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Bring Back the Rooming House?

Neal Peirce / Nov 12 2011

For Release Sunday, November 13, 2011
© 2011 Washington Post Writers Group

Neal PeirceIs it time to restore the old-fashioned rooming house — or something akin to it — in America’s cities?

OK, maybe not the century-old stereotype of a dowdy rooming house with doilies on the furniture, tiny rooms with cast iron beds, a shared bathroom down the hall, and meals ruled over by a stern older woman.

Shared meals? Maybe not anymore. But we do need much smaller, more affordable units than today’s market offers, especially for our millions of “millennials” — twenty-somethings who are now selecting cities to live in. Millennials find themselves stuck with meager pay (median income $31,000) in today’s limping economy.

Unquestionably, tens of millions of oncoming youth will disconnect from the American vision of home as a “homestead” — the self-contained units of our pioneer forbears, translated since World War II by a suburban home occupying its own staked out lot.

The shift will shock some. For decades, the popular idea’s been that rooming houses, mother-in-law apartments, garage flats and accessory units should be zoned away to prevent a wave of flophouses and seedy units subverting neighborhood values and stability.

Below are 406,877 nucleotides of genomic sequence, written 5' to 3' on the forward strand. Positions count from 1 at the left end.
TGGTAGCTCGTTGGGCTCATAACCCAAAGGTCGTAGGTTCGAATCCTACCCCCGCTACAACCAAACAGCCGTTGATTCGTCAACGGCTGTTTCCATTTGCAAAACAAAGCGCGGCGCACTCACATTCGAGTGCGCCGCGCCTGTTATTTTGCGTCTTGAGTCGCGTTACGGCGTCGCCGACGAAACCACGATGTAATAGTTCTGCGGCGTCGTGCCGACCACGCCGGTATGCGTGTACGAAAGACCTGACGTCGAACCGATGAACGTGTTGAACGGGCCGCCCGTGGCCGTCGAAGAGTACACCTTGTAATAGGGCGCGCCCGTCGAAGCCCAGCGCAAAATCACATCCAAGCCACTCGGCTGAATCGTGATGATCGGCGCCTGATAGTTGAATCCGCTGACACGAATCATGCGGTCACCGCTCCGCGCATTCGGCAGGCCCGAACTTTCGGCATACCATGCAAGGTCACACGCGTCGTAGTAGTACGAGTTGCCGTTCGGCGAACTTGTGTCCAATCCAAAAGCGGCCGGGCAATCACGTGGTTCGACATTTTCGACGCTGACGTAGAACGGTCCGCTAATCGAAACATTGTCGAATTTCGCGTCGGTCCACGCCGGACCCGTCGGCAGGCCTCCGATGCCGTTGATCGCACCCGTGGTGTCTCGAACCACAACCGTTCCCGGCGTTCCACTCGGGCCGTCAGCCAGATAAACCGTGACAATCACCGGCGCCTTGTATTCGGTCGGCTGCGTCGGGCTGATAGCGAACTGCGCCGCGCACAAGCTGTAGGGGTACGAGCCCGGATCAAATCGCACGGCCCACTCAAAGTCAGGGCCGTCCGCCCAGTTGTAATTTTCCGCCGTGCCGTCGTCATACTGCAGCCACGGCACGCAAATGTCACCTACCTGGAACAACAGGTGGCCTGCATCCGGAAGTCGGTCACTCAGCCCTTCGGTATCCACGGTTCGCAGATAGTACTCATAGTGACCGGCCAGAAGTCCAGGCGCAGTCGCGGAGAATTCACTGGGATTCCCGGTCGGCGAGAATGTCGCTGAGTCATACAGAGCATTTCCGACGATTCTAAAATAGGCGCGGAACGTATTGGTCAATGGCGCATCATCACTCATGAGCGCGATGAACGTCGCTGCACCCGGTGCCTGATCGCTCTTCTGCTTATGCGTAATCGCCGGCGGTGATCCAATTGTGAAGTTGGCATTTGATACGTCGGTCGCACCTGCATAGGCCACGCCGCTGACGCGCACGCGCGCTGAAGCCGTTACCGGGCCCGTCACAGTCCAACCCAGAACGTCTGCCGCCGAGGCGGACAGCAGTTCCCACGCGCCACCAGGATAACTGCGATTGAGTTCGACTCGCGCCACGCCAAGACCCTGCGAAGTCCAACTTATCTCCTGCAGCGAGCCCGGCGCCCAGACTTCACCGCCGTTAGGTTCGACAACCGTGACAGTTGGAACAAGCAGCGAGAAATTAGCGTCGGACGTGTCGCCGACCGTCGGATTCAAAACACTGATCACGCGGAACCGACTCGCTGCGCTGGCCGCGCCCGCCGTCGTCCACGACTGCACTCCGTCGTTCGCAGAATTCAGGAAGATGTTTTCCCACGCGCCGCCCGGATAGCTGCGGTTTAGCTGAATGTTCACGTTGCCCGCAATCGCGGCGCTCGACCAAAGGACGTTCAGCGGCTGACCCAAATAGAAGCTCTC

But it’s time to turn a fresh page, argue two keen observers of the current scene: Seattle-based urban designer Mark Hinshaw (writing in Planning, the American Planning Associations’ magazine) and David Smith of Recap Real Estate Advisors in Boston.

Recognize, they urge, that we’re into a new urban age. Cities are “in”, especially with youth. And those millennials are delaying marriage — by a full five years over the previous decade, the Census Bureau reports. And rather than the suburbs where many grew up, they are instead seeking, Hinshaw observes, “cities or older, close-in suburbs that have a rich array of choices — in employment, transit, bicycling, arts and entertainment, and a ‘cafe culture’ similar to what’s found in many European cities.”

Smith argues it’s high time we shake “the tyranny of the homestead vision as expressed in antiquated, restrictive, and exclusionary zoning and building codes.” Examples of such rules include arbitrary density limits based on units per acre, minimum lot sizes, minimum setbacks, minimum bedroom sizes, and prohibitions against dividing flats.

Smith and Hinshaw suggest we even take on the sacred cow of minimum parking requirements for apartment complexes, saving both cash and prime real estate by repealing them. (Many of today’s young urbanites don’t have cars anyway — so why oblige them to rent units with a car stall figured in, inflating the cost?)

And, Smith underscores, do away with Nanny State restrictions on unmarried cohabitation or student occupancy.

Candidate strategies for more compact urban housing units abound. Smith suggests, for example, basement or attic flats that use the “excess” space in larger homes in which an aging homeowner wants to remain but has rooms that are idle and chores that need to be done. “A bargain can be struck,” he suggests, with a younger tenant who pays reduced rent in exchange for upkeep and light maintenance. The net result: “to turn an over-housed, under-maintained single-family dwelling into a multi-household home that benefits both parties.”